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Government bankrolls hi-tech link-up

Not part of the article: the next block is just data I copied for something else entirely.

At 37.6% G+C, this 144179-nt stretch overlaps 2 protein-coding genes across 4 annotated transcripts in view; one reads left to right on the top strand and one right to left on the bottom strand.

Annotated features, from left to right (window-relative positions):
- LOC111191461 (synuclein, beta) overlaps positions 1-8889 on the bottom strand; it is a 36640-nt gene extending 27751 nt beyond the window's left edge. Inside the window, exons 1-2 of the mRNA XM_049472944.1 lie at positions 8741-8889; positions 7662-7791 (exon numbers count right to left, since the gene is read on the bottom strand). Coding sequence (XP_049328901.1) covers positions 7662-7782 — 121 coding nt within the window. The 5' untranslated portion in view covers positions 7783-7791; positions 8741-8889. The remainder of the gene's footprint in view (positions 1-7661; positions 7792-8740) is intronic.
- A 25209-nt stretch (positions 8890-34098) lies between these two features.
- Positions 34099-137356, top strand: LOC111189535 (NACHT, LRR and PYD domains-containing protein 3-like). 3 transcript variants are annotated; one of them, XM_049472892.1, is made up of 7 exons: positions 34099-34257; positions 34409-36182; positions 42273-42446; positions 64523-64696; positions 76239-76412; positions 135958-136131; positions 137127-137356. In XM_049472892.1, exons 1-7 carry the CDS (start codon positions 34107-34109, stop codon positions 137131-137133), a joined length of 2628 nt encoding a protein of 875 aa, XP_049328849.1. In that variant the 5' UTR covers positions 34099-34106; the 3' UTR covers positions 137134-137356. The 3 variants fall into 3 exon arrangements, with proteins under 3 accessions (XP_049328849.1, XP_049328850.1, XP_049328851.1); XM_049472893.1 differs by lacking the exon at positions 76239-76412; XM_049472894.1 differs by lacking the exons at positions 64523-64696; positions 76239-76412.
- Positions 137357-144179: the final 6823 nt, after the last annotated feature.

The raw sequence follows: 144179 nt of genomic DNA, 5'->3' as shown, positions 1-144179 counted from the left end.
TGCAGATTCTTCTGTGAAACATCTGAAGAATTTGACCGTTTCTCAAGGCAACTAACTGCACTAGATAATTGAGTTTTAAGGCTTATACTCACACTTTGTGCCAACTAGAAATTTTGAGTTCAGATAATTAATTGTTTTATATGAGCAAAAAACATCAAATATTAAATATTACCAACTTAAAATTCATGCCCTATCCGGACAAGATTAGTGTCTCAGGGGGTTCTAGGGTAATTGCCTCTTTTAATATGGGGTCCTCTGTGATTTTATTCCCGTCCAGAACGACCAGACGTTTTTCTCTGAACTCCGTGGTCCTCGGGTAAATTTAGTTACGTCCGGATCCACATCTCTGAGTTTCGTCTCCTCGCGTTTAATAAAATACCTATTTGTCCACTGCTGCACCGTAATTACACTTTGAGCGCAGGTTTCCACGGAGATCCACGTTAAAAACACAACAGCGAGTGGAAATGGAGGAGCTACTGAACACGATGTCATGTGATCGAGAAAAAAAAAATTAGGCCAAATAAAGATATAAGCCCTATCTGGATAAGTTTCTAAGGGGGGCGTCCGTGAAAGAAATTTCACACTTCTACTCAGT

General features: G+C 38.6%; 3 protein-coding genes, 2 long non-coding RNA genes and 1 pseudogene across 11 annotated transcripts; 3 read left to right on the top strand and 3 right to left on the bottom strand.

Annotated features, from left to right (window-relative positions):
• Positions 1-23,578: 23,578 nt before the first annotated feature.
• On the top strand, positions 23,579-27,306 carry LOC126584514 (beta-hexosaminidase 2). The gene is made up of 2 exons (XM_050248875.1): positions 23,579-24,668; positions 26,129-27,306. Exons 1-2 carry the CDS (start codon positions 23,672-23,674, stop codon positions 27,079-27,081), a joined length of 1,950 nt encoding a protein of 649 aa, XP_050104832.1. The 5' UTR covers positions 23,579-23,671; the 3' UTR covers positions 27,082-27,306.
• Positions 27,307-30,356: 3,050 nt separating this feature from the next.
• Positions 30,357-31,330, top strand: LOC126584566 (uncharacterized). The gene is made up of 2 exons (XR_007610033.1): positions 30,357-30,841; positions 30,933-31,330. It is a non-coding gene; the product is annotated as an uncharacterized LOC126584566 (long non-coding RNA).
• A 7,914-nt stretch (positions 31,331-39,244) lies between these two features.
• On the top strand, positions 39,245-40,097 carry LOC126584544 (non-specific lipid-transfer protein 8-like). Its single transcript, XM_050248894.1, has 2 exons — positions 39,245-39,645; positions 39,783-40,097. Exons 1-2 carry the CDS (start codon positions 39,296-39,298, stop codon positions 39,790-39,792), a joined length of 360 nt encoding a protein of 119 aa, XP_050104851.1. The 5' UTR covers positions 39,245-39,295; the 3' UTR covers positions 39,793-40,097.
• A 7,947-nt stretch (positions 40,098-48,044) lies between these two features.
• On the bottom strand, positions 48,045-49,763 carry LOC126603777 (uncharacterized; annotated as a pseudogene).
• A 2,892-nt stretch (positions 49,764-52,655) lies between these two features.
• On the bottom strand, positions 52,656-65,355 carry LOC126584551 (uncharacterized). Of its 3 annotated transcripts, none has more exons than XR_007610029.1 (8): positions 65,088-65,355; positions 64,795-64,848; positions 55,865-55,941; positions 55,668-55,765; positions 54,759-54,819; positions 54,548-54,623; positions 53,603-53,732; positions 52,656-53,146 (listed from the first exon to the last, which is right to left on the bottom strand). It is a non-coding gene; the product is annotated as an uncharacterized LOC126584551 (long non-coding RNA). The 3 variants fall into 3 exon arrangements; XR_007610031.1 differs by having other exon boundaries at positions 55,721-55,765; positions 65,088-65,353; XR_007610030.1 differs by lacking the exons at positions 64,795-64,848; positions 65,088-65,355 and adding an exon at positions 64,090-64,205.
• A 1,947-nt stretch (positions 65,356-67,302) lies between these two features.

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The government is to spend £70 million over the next five years on a link-up between the Massachusetts Institute of Technology (MiT) and Cambridge University. The two techie powerhouses will form a joint institute aimed at encouraging UK entrepreneurs. The joint venture will also develop higher education courses and attempt to turn Britain's academic knowledge into technology-based businesses (rather than letting everyone else do it). Most of the funding will come from the DTI -- £14 million a year, for five years -- with £16 million to be raised by the universities from the UK public sector. The size of the investment caused New Labour to bring out the big guns. Gordon Brown said: "This is a path breaking innovation. By choosing the UK as its European partner, MiT has recognised our country's strengths." David Blunkett, education secretary joined in: "The institute will help place the UK at the cutting edge of the globalisation of higher education." Stephen Byers, trade secretary, got stuck in too: "Securing this is a major achievement." The government does have cause to be pleased with itself. Although the UK has the advantage of having English as a first language (and has been in bed with the US ever since Maggie and Ronnie got together), nabbing MiT's European partnership can only be a good thing. Such is the kudos of the US institute that you only need the three initials on your CV to be inundated by VC money. Tony Blair et al have been making all the right noises about technology recently but it is reassuring to see them put their money where their mouth is. With some careful handling the UK may even follow in the footsteps of MiT success stories and produce its own Hewlett Packard, Digital, Texas Instruments or Intel. ®

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